Ballets Russes (2005)

Dancer’s Eyes

I haven’t enjoyed a movie this much in years.

One filmmaking challenge I have been puzzling over for years is how to film dance. It is not enough to have a camera placed in a stationary place as if sitting in a theatre looking at a stage. When I am at a physical performance, the contract forces me to be stationary, but I have the advantage of the surrounding space and shared breath in darkness, each our own darkness. But the camera can dance, and I find myself wishing to be in the flow. Some filmmakers do well with this immersion (often with choreographed fights). But none reaches the level that I turn fanatical and encourage you to share.

Another troubling film problem for me has to do with film documentaries. I know how to engage with a narrative when the contract is between me, the filmmaker and our collaborators. We can sail. But that contract gets muddled when there is a presumption that the contract and the presented reality are separated. Nominally, we presume film journalism where the filmmaker’s craft is to disappear. Alternatively, we can have filmed history where the filmmaker’s craft is applied to sharpening focus, interpreting the story rather than telling. Oh, so many documentaries frustrate because you cannot make that contract with the filmmaker that you need to allow the power of the medium to entangle you.

But here is a solution to both of those dilemmas. Superficially the purpose of this is to give us a history of a dance company, the Ballet Russes. It is an important story, how 19 century mastery in ballet was expelled from Russia and found a home in Europe, and thence expelled to the US where it found a home and adapted. This in many ways is an essential story about movement, poise and the value of presence. It affects what we tap when we judge people. It is built into the way we make and see movies.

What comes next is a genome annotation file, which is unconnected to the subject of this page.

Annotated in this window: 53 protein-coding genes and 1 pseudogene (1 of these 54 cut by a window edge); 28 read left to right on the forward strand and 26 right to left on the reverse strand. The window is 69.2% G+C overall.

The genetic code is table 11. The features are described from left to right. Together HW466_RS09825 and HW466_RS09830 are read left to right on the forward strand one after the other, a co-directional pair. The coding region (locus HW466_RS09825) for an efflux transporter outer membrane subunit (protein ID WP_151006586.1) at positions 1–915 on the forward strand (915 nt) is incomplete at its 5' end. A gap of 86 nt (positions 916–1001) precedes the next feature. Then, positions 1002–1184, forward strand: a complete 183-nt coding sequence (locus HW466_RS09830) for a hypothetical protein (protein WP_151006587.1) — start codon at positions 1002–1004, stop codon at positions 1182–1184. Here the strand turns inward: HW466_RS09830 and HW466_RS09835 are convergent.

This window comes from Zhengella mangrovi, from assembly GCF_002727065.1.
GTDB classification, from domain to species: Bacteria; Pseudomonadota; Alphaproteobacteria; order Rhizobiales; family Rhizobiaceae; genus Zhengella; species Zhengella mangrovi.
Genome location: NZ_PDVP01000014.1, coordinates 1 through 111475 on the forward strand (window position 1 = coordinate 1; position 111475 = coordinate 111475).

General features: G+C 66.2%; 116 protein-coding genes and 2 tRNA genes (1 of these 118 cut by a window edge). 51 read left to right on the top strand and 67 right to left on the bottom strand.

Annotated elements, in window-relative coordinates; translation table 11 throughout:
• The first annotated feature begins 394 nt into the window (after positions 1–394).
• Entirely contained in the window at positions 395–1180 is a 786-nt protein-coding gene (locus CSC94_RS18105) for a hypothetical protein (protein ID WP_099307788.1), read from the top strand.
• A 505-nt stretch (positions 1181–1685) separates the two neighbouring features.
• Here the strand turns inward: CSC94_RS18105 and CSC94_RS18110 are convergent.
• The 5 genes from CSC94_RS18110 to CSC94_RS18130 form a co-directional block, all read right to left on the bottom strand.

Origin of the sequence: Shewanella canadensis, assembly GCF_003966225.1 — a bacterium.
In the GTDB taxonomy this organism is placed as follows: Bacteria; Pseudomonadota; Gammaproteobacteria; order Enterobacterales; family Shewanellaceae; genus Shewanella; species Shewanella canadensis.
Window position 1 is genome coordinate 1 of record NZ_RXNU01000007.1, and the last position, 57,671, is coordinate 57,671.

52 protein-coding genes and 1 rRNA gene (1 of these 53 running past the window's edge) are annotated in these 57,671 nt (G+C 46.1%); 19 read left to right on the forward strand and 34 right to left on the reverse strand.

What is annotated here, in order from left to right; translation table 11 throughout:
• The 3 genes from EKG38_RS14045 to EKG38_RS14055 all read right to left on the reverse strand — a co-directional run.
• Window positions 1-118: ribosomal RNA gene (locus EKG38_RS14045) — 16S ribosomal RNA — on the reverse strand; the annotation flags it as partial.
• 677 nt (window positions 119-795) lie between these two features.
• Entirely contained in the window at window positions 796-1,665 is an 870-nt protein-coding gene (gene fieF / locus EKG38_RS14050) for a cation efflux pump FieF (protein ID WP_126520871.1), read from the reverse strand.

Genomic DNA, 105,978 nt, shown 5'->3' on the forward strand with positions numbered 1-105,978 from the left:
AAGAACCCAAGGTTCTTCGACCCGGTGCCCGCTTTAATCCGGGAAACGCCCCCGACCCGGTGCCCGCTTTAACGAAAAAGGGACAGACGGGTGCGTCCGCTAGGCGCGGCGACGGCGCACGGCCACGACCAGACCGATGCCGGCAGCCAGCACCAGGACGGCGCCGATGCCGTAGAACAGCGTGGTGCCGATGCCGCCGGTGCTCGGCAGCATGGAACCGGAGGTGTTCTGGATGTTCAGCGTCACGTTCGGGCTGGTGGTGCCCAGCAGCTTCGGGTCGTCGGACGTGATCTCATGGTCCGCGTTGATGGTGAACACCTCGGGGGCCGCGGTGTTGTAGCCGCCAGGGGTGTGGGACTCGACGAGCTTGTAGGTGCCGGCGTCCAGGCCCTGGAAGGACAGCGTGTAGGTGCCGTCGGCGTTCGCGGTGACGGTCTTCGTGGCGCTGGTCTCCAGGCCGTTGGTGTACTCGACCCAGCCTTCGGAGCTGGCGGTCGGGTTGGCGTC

So it is an important contract, and one the filmmakers honour. But that is not what this film is. The construction is the normal one: the historical journalist as narrator, as much historical footage as possible and as many interviews as time allows with the people who were there, so they can report directly. But what happens is a strange inversion. Instead of the witnesses enriching the story, the story enriches the witnesses and we end up being completely captured by the people who talk to us.

They are in their eighties and nineties, these dancers. All have a vitality that beams into the room where you watch this. All have given countless performances and all of them can count artistic achievement that to me is nearly unfathomable. All of these! While I plow through movies looking for a few that matter, here are some collected lives of people who routinely mattered, working small and large stages across the country as Johnny Appleseeds planting seeds of grace.

It was hard for me to keep all the Russian names straight: we see a modern aged face telling us something from their memories, and then we see that same person fifty, sixty, seventy years before in the situation recalled. I think the filmmakers knew how their project had morphed because they give lots of screen time to these folks, including episodes that have nothing to do with elaborating the history. We simply see them carrying on dancers’ lives as best their bodies allow, every one of them alert and insightful.

The DVD has lots of extras, and you will want to gobble them all up, but I wish we could have just seen these old folks walk more. Just walk.

Posted in 2011

Ted’s Evaluation — 3 of 3: Worth watching.


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